BRIEF RESEARCH REPORT article
Sec. Human-Wildlife Interactions
Volume 2 - 2021 | https://doi.org/10.3389/fcosc.2021.765911
Diverse Locations and a Long History: Historical Context for Urban Leopards (Panthera pardus) in the Early Anthropocene From Seoul, Korea
- 1Institute of Zoology, Zoological Society of London, London, United Kingdom
- 2Department of Geography, University College London, London, United Kingdom
- 3College of Veterinary Medicine, Seoul National University, Seoul, South Korea
- 4Tiger and Leopard Conservation Fund in Korea, Seoul, South Korea
- 5Faculty of Environmental and Forest Sciences, Agricultural University of Iceland, Reykjavík, Iceland
- 6Department of Terrestrial Biodiversity, Norwegian Institute for Nature Research, Trondheim, Norway
- 7Department of Forestry and Wildlife Management, Inland Norway University of Applied Sciences, Evenstad, Norway
While the urban landscapes of the early Anthropocene may appear hostile to large carnivores, humans and leopards (Panthera pardus) are known to co-inhabit major urban centres like Mumbai (India), Nairobi (Kenya) and Johannesburg (South Africa). We provide evidence that the presence of leopards in urban landscapes is not, however, a new phenomenon and has occurred repeatedly over the early history of the Anthropocene. Using records of Amur leopards (P. p. orientalis) in Seoul, Korea, at the end of the 19th century, a capital city and major urban centre with a high human population density, we explore socio-cultural, political and ecological factors that may have facilitated human-leopard co-occurrence in an urban landscape and the factors that eventually led to the leopards' extirpation. We suggest that, in the absence of unsustainable levels of persecution by humans, leopards are able to persist in urban landscapes which contain small patches of dense vegetation and have sufficient alternative food supplies. In light of the continued expansion of urban landscapes in the 21st century and increasing conservation focus on the presence of large carnivore populations there, this paper provides historical context to human co-existence with leopards in urban landscapes during the Anthropocene–and what we can learn from it for the future.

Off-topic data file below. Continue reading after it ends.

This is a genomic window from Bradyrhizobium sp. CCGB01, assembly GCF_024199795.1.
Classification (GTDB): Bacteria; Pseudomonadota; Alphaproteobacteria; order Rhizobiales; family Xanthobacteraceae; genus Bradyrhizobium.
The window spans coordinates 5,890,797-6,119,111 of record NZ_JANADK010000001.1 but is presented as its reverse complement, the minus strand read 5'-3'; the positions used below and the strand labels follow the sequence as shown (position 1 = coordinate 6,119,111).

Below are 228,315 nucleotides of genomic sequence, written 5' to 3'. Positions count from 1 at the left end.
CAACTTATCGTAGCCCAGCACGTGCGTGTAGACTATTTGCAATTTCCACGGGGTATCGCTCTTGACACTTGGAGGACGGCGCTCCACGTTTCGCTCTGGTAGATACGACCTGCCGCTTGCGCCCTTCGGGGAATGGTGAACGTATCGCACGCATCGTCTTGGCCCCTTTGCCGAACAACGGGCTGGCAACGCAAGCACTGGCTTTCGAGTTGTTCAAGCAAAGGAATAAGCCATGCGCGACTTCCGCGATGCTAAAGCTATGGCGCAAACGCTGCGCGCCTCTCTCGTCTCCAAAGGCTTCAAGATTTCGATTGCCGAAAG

An exact starting date for the Anthropocene, a term used to describe a human-dominated geological epoch that encompasses the present day, remains elusive (see, for example, Crutzen and Stoermer, 2000; Glikson, 2013; Zalasiewicz et al., 2015). Steffen et al. (2011) proposed that the early history of the Anthropocene has occurred in two distinct stages, the first of which started with the spread of the Industrial Revolution in the early 1800s, the second with the Great Acceleration of the mid-20th century. Lewis and Maslin (2015) have subsequently shown that an earlier starting date of A.D. 1610 can be justified. During this time period, a series of wide-reaching Anthropogenic changes to the natural environment have occurred, including the rapid expansion of urban landscapes (Butler, 2018).
Urban landscapes are characterised by extremely high levels of human modification (McKinney, 2006). The presence in such environments of large carnivores, which are usually associated with wild lands, extremely large home range requirements (Carbone and Gittleman, 2002) and the availability of wild, large vertebrate prey (Carbone et al., 2007), appears counterintuitive. A number of recurrent features of urban landscapes would seem to present particular obstacles: the fragmentation or removal of natural habitat remnants; the removal of large-bodied wild prey species; the presence of artificial light sources at night; the densely-packed construction of buildings and other artificial structures; and extremely high densities of Homo sapiens.